It’s 3:15 on Friday afternoon and Christian is just getting home. He got up 7 this morning hooked up the trailer, got all the lawn mowing gear and left at 7:30 to go mow a yard. Yes, you heard that right, one yard.
At about 8:15am the phone rang, when I answered it I heard, “Mom, I had a blowout.”
“On the van?”
“No, on the trailer.”
“Well, there’s a spare. You will need to change it.”
“I tried, the bolts are completed rusted on. They won’t budge.”
“Do we have any WD40 in the van.”
“Well, what do you think you should do.”
“I don’t know.”
“You’re in charge, any ideas?”
So, this began yet another opportunity for growth for both us. Me at home without transportation and Christian facing the first real challenge he’s experienced since being a driver. I begin to pray…for both of us.
He pulled into the local high school, locked down the trailer and went to get some Liquid Wrench at an auto store that was nearby. The next call informed me that the liquid wrench didn’t work. He would have to hook up the trailer and drive it to the auto store…on the rim. After a few blocks he pulled over and tried again, this time the liquid wrench worked. He calls to tell me that he’s on his way to air up the spare tire and then on to mow. It’s now about 11 o’clock.
At about 11:15 the phone rings again. “Mom, the tire exploded.”
“I was airing the tire up and it’s dry rotted and exploded.”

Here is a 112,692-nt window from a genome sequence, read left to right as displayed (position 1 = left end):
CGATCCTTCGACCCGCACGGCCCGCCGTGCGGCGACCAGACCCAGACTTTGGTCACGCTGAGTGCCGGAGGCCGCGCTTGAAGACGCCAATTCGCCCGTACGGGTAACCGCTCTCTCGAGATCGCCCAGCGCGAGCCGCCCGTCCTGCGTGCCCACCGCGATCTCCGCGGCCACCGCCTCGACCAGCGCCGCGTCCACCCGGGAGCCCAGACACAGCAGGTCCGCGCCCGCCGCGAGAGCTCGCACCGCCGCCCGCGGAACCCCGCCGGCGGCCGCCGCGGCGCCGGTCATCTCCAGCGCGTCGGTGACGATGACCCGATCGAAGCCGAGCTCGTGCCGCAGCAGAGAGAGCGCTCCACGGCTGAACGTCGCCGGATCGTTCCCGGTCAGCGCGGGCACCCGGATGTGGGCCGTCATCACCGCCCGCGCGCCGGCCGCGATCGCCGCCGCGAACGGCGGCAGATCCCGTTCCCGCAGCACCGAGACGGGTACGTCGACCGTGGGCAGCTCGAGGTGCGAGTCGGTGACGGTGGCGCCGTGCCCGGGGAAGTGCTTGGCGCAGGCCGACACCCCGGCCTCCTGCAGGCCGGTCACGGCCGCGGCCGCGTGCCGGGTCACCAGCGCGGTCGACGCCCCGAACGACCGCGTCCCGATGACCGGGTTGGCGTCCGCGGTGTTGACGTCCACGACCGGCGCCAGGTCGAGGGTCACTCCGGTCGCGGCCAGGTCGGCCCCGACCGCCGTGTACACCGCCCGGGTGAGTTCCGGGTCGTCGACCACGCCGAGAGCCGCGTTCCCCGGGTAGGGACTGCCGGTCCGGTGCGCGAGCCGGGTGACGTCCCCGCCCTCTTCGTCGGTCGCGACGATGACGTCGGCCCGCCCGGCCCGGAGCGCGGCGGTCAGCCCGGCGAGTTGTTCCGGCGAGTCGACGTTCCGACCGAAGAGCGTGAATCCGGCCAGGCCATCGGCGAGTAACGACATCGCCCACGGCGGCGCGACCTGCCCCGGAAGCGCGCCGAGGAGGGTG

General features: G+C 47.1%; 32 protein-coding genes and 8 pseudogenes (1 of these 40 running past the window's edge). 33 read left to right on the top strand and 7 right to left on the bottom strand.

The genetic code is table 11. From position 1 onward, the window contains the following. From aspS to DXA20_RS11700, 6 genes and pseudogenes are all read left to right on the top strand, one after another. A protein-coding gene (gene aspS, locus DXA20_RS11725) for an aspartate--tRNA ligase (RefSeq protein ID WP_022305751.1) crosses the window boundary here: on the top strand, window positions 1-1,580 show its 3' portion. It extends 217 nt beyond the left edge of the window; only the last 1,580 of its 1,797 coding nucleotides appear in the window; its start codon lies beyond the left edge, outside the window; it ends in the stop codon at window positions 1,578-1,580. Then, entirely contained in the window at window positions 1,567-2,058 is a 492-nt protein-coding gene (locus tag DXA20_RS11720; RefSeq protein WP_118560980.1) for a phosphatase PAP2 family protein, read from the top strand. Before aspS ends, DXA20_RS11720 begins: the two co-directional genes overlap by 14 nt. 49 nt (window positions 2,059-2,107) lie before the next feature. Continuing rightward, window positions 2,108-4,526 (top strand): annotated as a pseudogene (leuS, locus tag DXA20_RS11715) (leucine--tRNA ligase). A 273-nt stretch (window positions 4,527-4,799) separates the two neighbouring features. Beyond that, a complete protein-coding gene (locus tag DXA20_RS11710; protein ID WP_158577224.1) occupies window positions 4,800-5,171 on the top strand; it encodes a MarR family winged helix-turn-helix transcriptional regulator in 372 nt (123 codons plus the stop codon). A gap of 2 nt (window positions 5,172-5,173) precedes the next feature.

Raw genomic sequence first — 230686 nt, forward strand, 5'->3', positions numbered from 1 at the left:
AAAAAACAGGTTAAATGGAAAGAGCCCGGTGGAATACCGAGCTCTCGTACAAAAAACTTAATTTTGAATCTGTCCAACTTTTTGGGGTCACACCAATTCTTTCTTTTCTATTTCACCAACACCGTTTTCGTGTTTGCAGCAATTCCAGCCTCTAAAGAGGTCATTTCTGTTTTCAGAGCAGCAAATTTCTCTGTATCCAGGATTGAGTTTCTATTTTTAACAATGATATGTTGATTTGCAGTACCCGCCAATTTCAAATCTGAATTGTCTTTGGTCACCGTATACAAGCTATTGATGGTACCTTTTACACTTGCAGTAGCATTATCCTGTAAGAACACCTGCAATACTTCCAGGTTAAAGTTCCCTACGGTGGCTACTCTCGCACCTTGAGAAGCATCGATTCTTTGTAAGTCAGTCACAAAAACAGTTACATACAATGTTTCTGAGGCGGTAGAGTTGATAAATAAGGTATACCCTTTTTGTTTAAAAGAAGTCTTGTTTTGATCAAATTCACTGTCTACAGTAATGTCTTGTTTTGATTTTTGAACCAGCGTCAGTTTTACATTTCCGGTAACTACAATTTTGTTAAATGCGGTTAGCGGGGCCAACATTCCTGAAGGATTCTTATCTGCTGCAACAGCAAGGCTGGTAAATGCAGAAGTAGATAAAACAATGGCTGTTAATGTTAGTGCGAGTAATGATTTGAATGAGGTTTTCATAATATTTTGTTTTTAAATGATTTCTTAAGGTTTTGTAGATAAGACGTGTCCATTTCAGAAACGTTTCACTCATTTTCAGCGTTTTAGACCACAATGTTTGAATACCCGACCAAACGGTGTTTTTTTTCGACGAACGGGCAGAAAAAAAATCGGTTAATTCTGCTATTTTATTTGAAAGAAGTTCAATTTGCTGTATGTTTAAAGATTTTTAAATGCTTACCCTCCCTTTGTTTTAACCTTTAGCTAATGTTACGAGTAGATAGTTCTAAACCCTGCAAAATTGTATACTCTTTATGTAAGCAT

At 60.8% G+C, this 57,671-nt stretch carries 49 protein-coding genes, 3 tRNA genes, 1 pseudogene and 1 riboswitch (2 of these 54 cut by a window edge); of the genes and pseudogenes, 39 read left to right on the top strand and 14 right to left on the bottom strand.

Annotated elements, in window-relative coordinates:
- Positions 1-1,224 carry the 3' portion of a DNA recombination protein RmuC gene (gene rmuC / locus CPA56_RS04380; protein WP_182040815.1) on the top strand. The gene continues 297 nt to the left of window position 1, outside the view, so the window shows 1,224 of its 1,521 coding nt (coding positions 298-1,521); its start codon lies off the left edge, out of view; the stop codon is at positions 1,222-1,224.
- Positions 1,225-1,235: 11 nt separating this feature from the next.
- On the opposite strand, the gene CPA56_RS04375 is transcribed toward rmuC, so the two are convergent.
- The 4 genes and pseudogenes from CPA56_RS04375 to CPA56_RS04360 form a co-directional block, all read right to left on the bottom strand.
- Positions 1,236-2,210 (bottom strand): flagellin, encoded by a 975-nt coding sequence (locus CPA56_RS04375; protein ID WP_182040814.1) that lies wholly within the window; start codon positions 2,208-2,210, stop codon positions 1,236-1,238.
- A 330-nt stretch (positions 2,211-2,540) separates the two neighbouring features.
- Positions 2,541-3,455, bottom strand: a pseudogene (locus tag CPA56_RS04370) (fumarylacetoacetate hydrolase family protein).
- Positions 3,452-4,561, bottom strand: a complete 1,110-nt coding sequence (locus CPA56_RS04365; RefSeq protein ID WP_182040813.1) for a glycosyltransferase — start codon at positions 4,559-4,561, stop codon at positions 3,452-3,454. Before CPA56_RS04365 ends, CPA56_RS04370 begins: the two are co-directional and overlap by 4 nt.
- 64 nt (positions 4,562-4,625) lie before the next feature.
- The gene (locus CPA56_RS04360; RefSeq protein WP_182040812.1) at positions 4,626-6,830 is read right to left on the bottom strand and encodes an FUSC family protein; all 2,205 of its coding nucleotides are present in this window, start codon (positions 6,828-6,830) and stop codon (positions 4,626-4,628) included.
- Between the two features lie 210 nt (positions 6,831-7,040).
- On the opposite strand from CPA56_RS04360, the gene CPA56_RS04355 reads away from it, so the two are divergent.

“What are you going to do?”
“I guess I need to go buy a new tire.”
“They sell them at Walmart.”
This leads to more testing of my resolve to not rescue him. Everthing in my mama’s heart says go to him, help him. He’s frustrated. He just wants to go mow and get home and get a shower. After all, he left early so that he wouldn’t have to mow in the 100 degree heat.
I’m thinking about how maybe I should call Carl and see if he can go to him. Who am I kidding? Carl treats him like a man and rightly so. He probably wouldn’t go and then I’d be mad. Maybe I can call a friend who lives nearby to come get me? No, that won’t work, I don’t have anyone to stay with my younger children. I begin to tell myself that Christian is fully capable, which he is.
The next call informs me that Walmart no longer carries them, but the tire store next door did and it cost $65. Can I transfer money to his checking account? Absolutely.
He later calls to tell me it’s raining and he’s only halfway done. He’s going to wait it out but he’ll text when he coming home.
I’m now at the stage of parenting where I need to let Christian go. Go make his own decisions. Go be his own man. Go do what God has for him to do. Of course, I’ll always be here for guidance but I don’t need to rescue him. He doesn’t need me to rescue him. We’ve spent years teaching him, not just schooling him, but teaching him how to do things like change a tire and make decisions.
From the first phone call to the last I saw insecurity melt away to confidence. Confidence that can only come from doing what needs to be done and succeeding at it. Had I gone, or Carl gone, to help him we would be telling him that he really isn’t capable. And that is certainly not what I want to teach my children.